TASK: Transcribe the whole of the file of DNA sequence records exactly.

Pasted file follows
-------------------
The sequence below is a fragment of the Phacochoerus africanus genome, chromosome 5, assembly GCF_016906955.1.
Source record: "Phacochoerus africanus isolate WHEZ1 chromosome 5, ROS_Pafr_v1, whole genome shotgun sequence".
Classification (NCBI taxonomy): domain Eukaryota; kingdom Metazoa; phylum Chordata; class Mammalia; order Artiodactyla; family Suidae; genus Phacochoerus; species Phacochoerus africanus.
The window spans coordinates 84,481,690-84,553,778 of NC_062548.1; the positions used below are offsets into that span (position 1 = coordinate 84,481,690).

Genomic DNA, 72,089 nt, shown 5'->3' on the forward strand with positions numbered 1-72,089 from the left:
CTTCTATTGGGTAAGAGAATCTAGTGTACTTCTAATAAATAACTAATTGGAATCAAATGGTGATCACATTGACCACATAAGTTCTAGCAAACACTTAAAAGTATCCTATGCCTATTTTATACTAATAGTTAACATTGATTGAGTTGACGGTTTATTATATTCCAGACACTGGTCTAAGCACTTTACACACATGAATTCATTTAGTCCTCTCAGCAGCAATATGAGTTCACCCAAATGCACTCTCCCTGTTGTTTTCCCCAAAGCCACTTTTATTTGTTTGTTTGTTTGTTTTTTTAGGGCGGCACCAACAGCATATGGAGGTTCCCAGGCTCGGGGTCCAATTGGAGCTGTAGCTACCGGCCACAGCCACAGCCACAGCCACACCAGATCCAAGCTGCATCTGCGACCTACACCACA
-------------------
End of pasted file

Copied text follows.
The sequence below is a fragment of the Phacochoerus africanus genome, chromosome 5, assembly GCF_016906955.1.
Source record: "Phacochoerus africanus isolate WHEZ1 chromosome 5, ROS_Pafr_v1, whole genome shotgun sequence".
Classification (NCBI taxonomy): domain Eukaryota; kingdom Metazoa; phylum Chordata; class Mammalia; order Artiodactyla; family Suidae; genus Phacochoerus; species Phacochoerus africanus.
The window spans coordinates 84,481,690-84,553,778 of NC_062548.1; the positions used below are offsets into that span (position 1 = coordinate 84,481,690).

Genomic DNA, 72,089 nt, shown 5'->3' on the forward strand with positions numbered 1-72,089 from the left:
CTTCTATTGGGTAAGAGAATCTAGTGTACTTCTAATAAATAACTAATTGGAATCAAATGGTGATCACATTGACCACATAAGTTCTAGCAAACACTTAAAAGTATCCTATGCCTATTTTATACTAATAGTTAACATTGATTGAGTTGACGGTTTATTATATTCCAGACACTGGTCTAAGCACTTTACACACATGAATTCATTTAGTCCTCTCAGCAGCAATATGAGTTCACCCAAATGCACTCTCCCTGTTGTTTTCCCCAAAGCCACTTTTATTTGTTTGTTTGTTTGTTTTTTTAGGGCGGCACCAACAGCATATGGAGGTTCCCAGGCTCGGGGTCCAATTGGAGCTGTAGCTACCGGCCACAGCCACAGCCACAGCCACACCAGATCCAAGCTGCATCTGCGACCTACACCACA